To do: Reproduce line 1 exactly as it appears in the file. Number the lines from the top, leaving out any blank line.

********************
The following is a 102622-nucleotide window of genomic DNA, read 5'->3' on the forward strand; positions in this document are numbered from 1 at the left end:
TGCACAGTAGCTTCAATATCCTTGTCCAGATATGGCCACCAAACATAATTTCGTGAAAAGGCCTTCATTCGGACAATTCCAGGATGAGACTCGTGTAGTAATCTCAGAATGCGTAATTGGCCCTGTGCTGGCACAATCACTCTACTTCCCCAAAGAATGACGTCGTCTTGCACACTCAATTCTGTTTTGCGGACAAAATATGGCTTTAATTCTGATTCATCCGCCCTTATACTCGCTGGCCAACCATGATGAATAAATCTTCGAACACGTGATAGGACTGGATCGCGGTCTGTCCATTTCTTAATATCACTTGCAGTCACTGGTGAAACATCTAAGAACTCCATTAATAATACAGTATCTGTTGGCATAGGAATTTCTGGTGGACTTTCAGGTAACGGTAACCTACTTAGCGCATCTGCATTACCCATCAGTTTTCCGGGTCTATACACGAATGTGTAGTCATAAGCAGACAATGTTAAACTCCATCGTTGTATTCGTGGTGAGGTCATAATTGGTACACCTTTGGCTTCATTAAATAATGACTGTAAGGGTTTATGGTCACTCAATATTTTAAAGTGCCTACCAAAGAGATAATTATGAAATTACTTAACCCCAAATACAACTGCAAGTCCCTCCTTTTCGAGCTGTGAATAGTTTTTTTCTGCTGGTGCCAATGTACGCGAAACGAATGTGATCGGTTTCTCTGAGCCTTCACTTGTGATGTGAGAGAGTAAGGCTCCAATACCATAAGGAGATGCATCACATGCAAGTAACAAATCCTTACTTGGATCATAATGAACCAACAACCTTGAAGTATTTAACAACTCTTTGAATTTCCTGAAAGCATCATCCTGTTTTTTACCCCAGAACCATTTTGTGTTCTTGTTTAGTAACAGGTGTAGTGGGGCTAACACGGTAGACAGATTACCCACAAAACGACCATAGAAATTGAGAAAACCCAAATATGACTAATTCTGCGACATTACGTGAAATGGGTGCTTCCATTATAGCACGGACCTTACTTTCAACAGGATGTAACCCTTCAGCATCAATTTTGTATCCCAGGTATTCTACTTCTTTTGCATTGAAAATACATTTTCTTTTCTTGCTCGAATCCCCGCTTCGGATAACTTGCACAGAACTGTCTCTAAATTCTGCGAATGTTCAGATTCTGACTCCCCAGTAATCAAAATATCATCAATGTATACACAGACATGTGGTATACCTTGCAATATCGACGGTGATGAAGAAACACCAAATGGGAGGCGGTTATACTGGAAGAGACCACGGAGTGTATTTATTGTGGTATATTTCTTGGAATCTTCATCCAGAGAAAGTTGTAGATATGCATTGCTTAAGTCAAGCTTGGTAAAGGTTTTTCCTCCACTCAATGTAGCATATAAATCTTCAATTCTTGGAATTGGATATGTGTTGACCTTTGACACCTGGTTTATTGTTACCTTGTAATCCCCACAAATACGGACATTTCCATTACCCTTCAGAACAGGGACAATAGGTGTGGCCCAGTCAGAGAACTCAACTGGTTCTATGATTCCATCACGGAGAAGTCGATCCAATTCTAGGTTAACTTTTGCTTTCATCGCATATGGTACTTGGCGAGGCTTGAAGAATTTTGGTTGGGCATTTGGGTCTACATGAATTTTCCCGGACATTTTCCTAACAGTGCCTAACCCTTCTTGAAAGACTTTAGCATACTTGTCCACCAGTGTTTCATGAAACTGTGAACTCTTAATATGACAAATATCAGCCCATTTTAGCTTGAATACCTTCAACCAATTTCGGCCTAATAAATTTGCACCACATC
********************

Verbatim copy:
The following is a 102622-nucleotide window of genomic DNA, read 5'->3' on the forward strand; positions in this document are numbered from 1 at the left end: